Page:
Love also means keeping them safe.
Advances in maternal-infant health are one of the greatest success stories of the 20th century, with a drop in the death rate of 99%. But some of those dangers only stay in the past through constant vigilance. Behind every screening test and preventive measure is a careful, research-driven rationale. Here are seven newborn tests, screenings, and prevention measures you should know about:
Vitamin K injection
Vitamin K is vital for blood to clot properly. Newborns cannot make Vitamin K and it is poorly transferred in breast milk. Without this injection, babies are at risk for spontaneous bleeding from the umbilical cord, mucus membranes, even in the brain. Giving Vitamin K has greatly reduced this "hemorrhagic disease of the newborn," but rates are increasing as more parents refuse it. Oral Vitamin K has not been shown to prevent this potentially devastating disease.
Hepatitis B vaccine
This is an anti-cancer vaccine. Before this vaccine existed, approximately 10,000 kids under age 10 contracted hepatitis B each year. Most had no known exposure to it. Kids are more likely than adults to get very sick and to have complications. Vaccination at birth has greatly reduced rates of pediatric liver cancer due to hepatitis B.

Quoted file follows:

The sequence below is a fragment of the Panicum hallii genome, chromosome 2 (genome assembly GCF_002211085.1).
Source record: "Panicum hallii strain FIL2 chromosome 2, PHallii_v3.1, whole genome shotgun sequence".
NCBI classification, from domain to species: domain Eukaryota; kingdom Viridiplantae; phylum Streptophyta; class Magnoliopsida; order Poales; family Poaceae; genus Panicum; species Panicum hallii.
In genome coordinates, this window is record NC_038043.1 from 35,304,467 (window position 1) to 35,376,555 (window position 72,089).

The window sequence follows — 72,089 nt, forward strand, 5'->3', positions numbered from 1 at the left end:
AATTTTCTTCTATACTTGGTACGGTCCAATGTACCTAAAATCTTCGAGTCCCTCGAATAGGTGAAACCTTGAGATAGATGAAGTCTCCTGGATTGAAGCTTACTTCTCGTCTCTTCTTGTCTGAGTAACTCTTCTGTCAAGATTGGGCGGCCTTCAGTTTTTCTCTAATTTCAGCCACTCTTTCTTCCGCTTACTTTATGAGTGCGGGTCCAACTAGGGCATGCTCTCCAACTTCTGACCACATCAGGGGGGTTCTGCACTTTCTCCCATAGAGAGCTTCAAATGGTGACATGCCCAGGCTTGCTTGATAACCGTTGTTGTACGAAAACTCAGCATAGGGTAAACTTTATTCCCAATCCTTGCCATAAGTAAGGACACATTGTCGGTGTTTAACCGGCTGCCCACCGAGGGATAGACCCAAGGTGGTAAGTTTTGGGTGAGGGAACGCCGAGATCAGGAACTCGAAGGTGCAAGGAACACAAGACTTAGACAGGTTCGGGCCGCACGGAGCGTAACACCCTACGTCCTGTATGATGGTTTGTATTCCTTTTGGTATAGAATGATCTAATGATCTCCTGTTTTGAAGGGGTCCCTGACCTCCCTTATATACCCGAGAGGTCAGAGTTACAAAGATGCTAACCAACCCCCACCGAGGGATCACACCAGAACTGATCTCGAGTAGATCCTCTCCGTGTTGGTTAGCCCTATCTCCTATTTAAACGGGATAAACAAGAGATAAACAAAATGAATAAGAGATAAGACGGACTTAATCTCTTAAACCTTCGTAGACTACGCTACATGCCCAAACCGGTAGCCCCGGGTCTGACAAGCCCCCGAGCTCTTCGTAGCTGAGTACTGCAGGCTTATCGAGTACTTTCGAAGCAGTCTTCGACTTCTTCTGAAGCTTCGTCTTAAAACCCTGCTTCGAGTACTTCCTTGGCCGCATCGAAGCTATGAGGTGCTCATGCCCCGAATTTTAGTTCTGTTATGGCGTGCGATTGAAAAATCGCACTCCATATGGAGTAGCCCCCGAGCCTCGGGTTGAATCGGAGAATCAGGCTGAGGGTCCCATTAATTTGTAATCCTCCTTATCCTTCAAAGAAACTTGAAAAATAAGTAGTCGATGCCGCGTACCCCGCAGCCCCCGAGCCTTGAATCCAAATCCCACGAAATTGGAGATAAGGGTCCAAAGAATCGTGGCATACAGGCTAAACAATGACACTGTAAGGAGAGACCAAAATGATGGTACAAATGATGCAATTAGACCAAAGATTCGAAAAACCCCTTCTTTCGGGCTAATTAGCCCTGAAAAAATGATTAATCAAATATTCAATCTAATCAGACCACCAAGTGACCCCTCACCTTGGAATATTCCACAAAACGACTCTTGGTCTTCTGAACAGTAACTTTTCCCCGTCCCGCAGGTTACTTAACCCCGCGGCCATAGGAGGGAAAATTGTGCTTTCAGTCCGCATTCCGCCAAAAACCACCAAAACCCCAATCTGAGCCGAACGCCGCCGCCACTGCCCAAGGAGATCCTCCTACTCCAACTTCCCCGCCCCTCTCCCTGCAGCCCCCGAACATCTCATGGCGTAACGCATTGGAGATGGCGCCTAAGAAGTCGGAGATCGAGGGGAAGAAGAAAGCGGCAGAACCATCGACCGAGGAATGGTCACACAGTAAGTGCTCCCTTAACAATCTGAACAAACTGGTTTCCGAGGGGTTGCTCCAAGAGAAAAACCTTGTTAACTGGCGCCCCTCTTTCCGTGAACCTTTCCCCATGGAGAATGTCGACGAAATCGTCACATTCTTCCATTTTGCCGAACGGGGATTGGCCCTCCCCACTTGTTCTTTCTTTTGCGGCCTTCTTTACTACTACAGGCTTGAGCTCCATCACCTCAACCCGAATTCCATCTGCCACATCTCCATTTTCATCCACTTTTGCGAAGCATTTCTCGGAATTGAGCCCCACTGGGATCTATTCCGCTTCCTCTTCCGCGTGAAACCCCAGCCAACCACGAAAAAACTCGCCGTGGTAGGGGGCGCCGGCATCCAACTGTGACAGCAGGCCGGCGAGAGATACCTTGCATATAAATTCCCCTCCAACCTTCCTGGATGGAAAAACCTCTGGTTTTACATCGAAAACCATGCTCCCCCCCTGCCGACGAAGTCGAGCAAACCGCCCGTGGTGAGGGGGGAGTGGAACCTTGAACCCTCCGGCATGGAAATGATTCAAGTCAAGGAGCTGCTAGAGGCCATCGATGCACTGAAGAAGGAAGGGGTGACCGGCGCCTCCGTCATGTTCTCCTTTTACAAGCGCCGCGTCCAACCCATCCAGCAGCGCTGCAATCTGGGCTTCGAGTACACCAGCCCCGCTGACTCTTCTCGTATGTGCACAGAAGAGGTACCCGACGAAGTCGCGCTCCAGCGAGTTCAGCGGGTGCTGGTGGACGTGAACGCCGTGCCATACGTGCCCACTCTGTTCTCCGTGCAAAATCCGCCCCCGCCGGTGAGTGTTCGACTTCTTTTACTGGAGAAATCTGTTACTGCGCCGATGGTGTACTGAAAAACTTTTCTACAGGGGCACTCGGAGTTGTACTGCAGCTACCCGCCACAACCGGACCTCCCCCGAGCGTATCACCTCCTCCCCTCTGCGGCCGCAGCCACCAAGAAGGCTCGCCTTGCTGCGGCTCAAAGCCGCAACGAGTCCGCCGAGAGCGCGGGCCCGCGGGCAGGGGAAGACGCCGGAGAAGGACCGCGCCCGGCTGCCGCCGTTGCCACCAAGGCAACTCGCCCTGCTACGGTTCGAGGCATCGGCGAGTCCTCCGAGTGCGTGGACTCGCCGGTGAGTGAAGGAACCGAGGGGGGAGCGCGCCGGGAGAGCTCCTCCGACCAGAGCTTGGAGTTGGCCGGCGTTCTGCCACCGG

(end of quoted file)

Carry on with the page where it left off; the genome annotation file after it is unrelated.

Antibiotic eye ointment
This prevents bacterial eye infections. Some of these infections are associated with sexually transmitted bacteria, but not all of them are. Negative testing or a monogamous relationship does not ...
How do we find early cancers?
Some cancer screenings can be done yourself at home at essentially no cost or risk. This includes regular self-examination of the breasts, testicles and skin. Home fecal occult blood testing can also be done to screen for colorectal cancer. Additional information on cancer screening and self-examinations can be found on websites such as www.cancer.org or www.webmd.com.
Other screening requires medical interventions. There is good evidence that well-targeted screening saves lives. However, screening tests such as mammography, colonoscopy and prostate-specific antigen (PSA) are ...
A palpable neck lump in any patient should raise some concern. In the case of a pediatric patient, the concern may be less, since reactive and infectious nodes in the neck can be fairly common in children. When a child has a bad episode of pharyngitis, tonsillitis (sore throat), or even a bad cold, the lymph nodes of the neck may react and become enlarged. In that type of scenario, your doctor should prescribe appropriate antibiotics to resolve the enlarged lymph nodes and follow up to make sure that the nodes have regressed.
Very few pediatric neck masses will end up being concerning. Besides infectious neck lymph nodes as stated above, some of the other more common causes of pediatric neck mass are congenital cysts. However, none of the pediatric neck masses should be ignored. A neck lump that persists for more than a few days should be looked at by a pediatrician.